Genuinely scary from start to finish, Fatal Frame III: The Tormented is another excellent addition to the series. It might not be a completely new experience nor does it offer a new twist in the genre but with an excellently told and lengthy story filled with all the series trademark ghost-busting, you will be pleasantly chilled to the bone. If you’re a fan of the series you might just want to pick this up right away.

Review Scoring Details for Fatal Frame III: The Tormented

Gameplay: 7.5
Controlling the characters is still quite awkward in that old Resident Evil kind of way but the real treat comes in the form of the Camera Obscura and the fact that you can play as two other characters. Combat is still a chilling experience that will not fail to creep you out. The story is a bit more coherent than last year’s Fatal Frame II: Crimson Butterfly.

Graphics: 8.5
Visually the game is really quite gorgeous and even more so if you have a television that supports Progressive Scan. The character models look amazing during cutscenes as well as during the game’s exploration or intense action. The distorted ghost effects are really eerie and the nightmarish manor is a dark and unwelcoming sight. In other words, this is one great-looking game that sets the mood right.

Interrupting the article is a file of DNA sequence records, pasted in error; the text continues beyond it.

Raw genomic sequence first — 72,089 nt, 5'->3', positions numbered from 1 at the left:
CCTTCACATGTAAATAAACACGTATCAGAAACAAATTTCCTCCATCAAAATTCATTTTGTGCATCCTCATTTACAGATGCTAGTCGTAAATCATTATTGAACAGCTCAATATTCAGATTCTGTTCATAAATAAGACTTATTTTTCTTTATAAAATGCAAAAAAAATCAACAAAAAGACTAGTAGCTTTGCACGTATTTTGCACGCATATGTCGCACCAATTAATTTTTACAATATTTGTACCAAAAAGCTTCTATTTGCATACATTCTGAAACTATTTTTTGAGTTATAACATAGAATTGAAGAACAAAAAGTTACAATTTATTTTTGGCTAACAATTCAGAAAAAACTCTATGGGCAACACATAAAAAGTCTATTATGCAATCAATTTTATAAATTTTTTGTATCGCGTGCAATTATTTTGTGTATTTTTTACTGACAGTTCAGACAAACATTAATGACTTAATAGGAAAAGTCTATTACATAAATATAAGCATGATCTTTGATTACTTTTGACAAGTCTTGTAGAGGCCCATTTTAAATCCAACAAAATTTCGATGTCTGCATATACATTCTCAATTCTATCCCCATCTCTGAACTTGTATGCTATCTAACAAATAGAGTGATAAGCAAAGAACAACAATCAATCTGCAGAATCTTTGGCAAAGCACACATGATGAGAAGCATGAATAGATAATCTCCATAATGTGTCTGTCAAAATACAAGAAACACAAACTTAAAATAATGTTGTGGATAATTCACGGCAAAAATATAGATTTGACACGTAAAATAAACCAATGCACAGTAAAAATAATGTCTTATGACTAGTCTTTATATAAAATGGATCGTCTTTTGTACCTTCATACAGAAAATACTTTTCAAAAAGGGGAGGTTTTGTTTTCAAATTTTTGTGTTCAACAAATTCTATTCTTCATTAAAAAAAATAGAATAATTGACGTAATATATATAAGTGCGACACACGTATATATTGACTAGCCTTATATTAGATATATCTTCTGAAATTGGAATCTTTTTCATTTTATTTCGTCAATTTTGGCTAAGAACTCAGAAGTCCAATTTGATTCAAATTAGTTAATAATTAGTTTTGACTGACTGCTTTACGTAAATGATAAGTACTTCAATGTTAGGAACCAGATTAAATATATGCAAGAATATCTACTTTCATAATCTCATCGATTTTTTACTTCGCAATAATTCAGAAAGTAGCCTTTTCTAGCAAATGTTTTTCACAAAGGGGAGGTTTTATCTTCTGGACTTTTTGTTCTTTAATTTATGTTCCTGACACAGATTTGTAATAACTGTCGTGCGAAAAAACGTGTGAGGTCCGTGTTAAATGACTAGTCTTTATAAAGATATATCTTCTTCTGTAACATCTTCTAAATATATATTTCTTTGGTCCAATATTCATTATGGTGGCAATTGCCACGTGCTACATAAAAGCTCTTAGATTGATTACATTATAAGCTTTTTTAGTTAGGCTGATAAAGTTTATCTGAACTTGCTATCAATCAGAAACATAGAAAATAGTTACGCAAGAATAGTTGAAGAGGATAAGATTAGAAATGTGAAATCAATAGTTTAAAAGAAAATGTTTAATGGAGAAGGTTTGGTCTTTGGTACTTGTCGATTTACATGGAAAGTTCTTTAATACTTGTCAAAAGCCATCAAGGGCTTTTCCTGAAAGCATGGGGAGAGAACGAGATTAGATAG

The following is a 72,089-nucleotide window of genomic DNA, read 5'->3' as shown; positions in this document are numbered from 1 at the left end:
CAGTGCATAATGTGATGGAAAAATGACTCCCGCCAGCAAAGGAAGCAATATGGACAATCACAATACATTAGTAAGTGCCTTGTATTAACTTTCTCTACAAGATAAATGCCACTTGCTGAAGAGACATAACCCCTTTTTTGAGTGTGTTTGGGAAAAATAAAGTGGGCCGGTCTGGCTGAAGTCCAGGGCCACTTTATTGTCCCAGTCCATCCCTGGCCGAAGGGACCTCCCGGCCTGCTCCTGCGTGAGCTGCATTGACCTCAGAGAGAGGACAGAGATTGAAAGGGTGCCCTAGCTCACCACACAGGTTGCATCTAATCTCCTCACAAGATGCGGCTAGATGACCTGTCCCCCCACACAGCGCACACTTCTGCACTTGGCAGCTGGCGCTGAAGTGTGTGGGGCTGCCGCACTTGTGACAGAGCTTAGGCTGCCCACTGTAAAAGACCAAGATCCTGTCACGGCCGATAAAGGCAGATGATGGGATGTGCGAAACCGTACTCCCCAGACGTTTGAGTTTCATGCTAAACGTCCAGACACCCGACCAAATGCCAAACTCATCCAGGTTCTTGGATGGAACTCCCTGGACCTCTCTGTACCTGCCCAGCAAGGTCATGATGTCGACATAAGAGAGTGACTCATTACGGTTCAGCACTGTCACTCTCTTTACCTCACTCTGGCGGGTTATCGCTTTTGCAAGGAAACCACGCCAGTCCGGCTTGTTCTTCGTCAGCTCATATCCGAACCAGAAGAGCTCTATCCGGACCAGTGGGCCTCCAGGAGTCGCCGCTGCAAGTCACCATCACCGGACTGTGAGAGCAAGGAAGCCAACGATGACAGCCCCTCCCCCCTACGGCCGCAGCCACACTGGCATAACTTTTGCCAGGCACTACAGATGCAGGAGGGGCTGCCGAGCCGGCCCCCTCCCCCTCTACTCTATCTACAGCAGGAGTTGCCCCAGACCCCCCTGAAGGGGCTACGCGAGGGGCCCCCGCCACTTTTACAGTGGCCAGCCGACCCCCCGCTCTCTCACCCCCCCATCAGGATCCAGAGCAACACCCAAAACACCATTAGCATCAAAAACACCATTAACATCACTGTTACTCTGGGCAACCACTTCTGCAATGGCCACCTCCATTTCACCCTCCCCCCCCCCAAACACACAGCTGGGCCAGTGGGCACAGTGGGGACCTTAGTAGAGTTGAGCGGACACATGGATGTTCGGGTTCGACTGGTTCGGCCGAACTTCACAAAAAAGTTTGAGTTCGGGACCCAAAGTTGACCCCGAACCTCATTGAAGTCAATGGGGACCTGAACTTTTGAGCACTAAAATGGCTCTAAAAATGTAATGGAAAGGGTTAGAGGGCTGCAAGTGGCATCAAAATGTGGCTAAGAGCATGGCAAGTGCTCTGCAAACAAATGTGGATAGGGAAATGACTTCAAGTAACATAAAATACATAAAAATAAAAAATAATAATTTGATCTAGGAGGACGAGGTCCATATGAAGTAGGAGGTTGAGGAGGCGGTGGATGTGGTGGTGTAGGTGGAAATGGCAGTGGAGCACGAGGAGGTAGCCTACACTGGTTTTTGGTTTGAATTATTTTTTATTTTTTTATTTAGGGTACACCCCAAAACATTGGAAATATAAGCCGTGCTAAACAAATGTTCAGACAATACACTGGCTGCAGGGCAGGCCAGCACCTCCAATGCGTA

Sound: 9.0
The game’s sound, on the other hand, goes well beyond the game's beautifully haunting visuals enough to bring us a game that will run a chill up our spine whenever you hear a ghost. You will literally be surrounded by sounds in this game and the soundtrack is still a series highlight. The voice acting is handled well enough.

Difficulty: Medium
The game’s puzzles are of the find-key-Y-to-fit-into-lock-Y variety but then there are the good puzzles that require the use of your camera to solve. The real challenge is the combat in this game, especially the fights where the ghosts seem to move faster and appear haphazardly enough that targeting them becomes difficult.

Concept: 7.5
The game’s story will not disappoint and the good part is that it is quite a lengthy story with a lot to see and do. Playing as Miku and Kei is a nice treat and the fact that they have their own abilities makes for a refreshing break from Rei. There are nice extras to unlock and multiple endings that up the replay value.

Overall: 8.0
Wonderfully scary and filled with all the haunting thrills and scares of past games in the series, Fatal Frame III is yet another great addition to a series that really knows how to make gamers jump in their seats. With a really good story, plenty of tormented ghosts to deal with and a few new additions to the series, this is a game to buy if you like a frightening good time.